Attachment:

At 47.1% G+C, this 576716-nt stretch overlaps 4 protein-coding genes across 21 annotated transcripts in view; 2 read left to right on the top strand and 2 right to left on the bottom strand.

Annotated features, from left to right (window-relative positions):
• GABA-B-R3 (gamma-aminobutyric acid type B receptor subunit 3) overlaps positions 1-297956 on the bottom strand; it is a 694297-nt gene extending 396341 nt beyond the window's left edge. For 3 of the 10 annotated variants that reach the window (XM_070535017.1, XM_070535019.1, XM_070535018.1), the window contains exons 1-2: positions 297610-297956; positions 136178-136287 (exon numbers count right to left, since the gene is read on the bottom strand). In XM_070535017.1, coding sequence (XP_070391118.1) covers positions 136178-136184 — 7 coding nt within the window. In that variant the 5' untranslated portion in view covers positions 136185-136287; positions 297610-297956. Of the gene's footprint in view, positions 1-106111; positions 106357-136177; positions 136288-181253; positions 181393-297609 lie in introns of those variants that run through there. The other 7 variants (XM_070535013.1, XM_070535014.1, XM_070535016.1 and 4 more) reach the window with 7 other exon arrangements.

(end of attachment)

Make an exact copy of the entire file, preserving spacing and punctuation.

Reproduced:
At 47.1% G+C, this 576716-nt stretch overlaps 4 protein-coding genes across 21 annotated transcripts in view; 2 read left to right on the top strand and 2 right to left on the bottom strand.

Annotated features, from left to right (window-relative positions):
• GABA-B-R3 (gamma-aminobutyric acid type B receptor subunit 3) overlaps positions 1-297956 on the bottom strand; it is a 694297-nt gene extending 396341 nt beyond the window's left edge. For 3 of the 10 annotated variants that reach the window (XM_070535017.1, XM_070535019.1, XM_070535018.1), the window contains exons 1-2: positions 297610-297956; positions 136178-136287 (exon numbers count right to left, since the gene is read on the bottom strand). In XM_070535017.1, coding sequence (XP_070391118.1) covers positions 136178-136184 — 7 coding nt within the window. In that variant the 5' untranslated portion in view covers positions 136185-136287; positions 297610-297956. Of the gene's footprint in view, positions 1-106111; positions 106357-136177; positions 136288-181253; positions 181393-297609 lie in introns of those variants that run through there. The other 7 variants (XM_070535013.1, XM_070535014.1, XM_070535016.1 and 4 more) reach the window with 7 other exon arrangements.